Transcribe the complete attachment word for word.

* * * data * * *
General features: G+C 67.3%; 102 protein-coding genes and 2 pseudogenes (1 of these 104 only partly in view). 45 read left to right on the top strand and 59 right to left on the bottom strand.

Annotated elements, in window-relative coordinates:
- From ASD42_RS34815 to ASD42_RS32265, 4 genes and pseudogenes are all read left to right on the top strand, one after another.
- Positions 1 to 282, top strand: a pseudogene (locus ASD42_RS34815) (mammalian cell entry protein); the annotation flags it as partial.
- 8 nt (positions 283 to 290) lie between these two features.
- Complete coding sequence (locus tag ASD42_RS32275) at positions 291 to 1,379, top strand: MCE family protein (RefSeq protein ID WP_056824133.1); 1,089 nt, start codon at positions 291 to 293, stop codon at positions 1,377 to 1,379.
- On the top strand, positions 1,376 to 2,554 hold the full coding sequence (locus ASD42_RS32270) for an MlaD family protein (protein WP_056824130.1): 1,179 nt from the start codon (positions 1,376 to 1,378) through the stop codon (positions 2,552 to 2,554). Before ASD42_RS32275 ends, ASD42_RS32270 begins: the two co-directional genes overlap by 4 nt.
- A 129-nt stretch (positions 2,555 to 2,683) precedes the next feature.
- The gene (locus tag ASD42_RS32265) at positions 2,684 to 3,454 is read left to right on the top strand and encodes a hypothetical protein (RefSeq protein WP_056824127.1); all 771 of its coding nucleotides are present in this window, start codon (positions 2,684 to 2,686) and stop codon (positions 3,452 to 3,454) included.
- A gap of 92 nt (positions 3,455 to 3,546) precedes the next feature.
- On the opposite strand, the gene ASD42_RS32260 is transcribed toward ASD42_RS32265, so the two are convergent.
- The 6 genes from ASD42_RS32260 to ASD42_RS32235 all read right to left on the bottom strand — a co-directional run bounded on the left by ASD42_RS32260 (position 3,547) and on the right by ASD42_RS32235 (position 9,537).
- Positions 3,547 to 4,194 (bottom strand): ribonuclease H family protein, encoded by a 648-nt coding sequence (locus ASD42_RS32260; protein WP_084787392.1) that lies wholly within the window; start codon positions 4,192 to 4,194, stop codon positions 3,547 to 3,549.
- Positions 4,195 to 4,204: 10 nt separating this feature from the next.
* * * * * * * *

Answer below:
General features: G+C 67.3%; 102 protein-coding genes and 2 pseudogenes (1 of these 104 only partly in view). 45 read left to right on the top strand and 59 right to left on the bottom strand.

Annotated elements, in window-relative coordinates:
- From ASD42_RS34815 to ASD42_RS32265, 4 genes and pseudogenes are all read left to right on the top strand, one after another.
- Positions 1 to 282, top strand: a pseudogene (locus ASD42_RS34815) (mammalian cell entry protein); the annotation flags it as partial.
- 8 nt (positions 283 to 290) lie between these two features.
- Complete coding sequence (locus tag ASD42_RS32275) at positions 291 to 1,379, top strand: MCE family protein (RefSeq protein ID WP_056824133.1); 1,089 nt, start codon at positions 291 to 293, stop codon at positions 1,377 to 1,379.
- On the top strand, positions 1,376 to 2,554 hold the full coding sequence (locus ASD42_RS32270) for an MlaD family protein (protein WP_056824130.1): 1,179 nt from the start codon (positions 1,376 to 1,378) through the stop codon (positions 2,552 to 2,554). Before ASD42_RS32275 ends, ASD42_RS32270 begins: the two co-directional genes overlap by 4 nt.
- A 129-nt stretch (positions 2,555 to 2,683) precedes the next feature.
- The gene (locus tag ASD42_RS32265) at positions 2,684 to 3,454 is read left to right on the top strand and encodes a hypothetical protein (RefSeq protein WP_056824127.1); all 771 of its coding nucleotides are present in this window, start codon (positions 2,684 to 2,686) and stop codon (positions 3,452 to 3,454) included.
- A gap of 92 nt (positions 3,455 to 3,546) precedes the next feature.
- On the opposite strand, the gene ASD42_RS32260 is transcribed toward ASD42_RS32265, so the two are convergent.
- The 6 genes from ASD42_RS32260 to ASD42_RS32235 all read right to left on the bottom strand — a co-directional run bounded on the left by ASD42_RS32260 (position 3,547) and on the right by ASD42_RS32235 (position 9,537).
- Positions 3,547 to 4,194 (bottom strand): ribonuclease H family protein, encoded by a 648-nt coding sequence (locus ASD42_RS32260; protein WP_084787392.1) that lies wholly within the window; start codon positions 4,192 to 4,194, stop codon positions 3,547 to 3,549.
- Positions 4,195 to 4,204: 10 nt separating this feature from the next.